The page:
Trumbach was reassuring. “Even with our 2.75 minimum [in English], there is some flexibility.” And Rees insisted that there are always “other pieces to the puzzle.” Past experience, a demonstrated passion for the field, and other extenuating circumstances will all be considered in addition to any numerical data.


The other quantitative requirement for applicants is the Graduate Record Examinations (GRE), a standardized test required by most U.S. graduate programs and developed to gauge students’ ability to reason and write. Athey noted that such test scores are a “way for the program to evaluate the student on a one-to-one basis…[it] levels the playing field.”

Athey explained further. “You can take the GRE at a registered test facility on a computer it is scored right away, but the writing portion will take two business weeks [to be scored].” According to the Educational Testing Service website, the GRE is $205 and subject tests are $150. Free preparation resources are available on for general and subject tests.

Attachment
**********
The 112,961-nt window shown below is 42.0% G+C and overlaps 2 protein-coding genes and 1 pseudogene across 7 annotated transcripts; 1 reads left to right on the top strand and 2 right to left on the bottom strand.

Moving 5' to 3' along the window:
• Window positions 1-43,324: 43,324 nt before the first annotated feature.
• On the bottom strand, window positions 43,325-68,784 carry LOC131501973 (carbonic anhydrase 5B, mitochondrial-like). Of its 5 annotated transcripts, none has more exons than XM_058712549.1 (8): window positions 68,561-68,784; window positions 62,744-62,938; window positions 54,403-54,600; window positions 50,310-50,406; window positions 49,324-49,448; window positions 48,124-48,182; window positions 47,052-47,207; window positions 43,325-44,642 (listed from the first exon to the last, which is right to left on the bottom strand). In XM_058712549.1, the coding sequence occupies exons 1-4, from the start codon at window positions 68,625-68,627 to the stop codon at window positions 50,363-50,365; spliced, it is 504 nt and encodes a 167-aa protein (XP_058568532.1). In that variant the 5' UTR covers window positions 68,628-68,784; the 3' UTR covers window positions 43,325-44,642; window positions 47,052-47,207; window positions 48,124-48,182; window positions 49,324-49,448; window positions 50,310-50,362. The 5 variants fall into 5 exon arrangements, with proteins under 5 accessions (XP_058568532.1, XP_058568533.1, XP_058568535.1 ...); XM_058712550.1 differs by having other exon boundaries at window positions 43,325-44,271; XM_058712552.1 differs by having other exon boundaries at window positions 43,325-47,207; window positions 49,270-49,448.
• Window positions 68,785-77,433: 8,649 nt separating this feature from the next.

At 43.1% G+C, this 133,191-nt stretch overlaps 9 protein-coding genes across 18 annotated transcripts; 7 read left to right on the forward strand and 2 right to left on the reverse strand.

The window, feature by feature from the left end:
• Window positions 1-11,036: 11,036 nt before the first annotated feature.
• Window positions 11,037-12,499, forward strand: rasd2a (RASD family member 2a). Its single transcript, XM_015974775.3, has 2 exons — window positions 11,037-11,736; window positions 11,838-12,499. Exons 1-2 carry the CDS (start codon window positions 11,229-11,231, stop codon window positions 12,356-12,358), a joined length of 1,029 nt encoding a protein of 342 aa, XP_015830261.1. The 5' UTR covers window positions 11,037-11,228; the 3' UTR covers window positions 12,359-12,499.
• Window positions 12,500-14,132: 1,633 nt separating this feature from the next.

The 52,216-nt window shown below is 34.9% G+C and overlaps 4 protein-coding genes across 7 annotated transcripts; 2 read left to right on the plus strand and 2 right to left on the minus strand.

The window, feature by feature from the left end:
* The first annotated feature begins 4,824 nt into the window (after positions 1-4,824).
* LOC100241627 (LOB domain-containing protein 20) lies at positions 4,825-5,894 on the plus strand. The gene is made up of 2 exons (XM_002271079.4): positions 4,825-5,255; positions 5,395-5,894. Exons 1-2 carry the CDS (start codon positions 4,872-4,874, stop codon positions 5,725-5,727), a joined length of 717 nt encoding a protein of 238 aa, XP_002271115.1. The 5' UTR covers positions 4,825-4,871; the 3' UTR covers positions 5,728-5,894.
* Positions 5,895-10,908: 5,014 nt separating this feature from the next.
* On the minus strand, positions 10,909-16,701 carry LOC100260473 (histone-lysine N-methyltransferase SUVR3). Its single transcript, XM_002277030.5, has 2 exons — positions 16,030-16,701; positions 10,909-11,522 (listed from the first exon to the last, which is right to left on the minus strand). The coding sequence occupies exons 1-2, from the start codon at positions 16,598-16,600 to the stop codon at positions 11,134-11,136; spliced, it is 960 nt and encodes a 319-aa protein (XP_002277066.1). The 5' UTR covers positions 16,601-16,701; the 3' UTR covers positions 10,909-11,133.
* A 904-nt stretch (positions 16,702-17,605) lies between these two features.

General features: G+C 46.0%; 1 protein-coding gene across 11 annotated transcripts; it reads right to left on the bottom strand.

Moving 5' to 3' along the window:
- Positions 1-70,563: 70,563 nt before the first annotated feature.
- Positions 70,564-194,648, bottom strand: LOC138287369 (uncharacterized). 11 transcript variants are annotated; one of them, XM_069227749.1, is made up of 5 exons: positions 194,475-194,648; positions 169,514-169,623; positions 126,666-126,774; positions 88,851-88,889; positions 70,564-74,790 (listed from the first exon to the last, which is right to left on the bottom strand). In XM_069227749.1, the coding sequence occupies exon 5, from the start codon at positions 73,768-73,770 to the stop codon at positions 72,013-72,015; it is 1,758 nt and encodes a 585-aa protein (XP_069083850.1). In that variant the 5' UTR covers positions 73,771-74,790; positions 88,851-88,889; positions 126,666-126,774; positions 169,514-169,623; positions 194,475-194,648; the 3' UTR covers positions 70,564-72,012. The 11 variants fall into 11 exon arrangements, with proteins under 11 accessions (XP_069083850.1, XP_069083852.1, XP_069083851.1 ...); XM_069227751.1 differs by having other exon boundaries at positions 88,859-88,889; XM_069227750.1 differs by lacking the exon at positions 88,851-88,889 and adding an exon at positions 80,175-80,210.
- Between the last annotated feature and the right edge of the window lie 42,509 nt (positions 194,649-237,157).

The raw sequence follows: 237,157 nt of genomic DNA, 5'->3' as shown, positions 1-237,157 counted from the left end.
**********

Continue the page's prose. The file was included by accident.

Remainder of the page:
Graduate school assistant director Jamie Larson added that taking the test early was beneficial to her. “If you can afford it, I would highly recommend giving yourself time to take it again if need be,” Larson said.

“Apply [to graduate school] after you take the first test and we can tell you whether you need to take it again,” Trumbach said.

For some schools, the GRE requirement may mean little.

“Test scores are the least meaningful to me in an application,” Trumbach said. “If they’re really low, that would be a warning flag, but we look at other things like past courses or teacher recommendations.”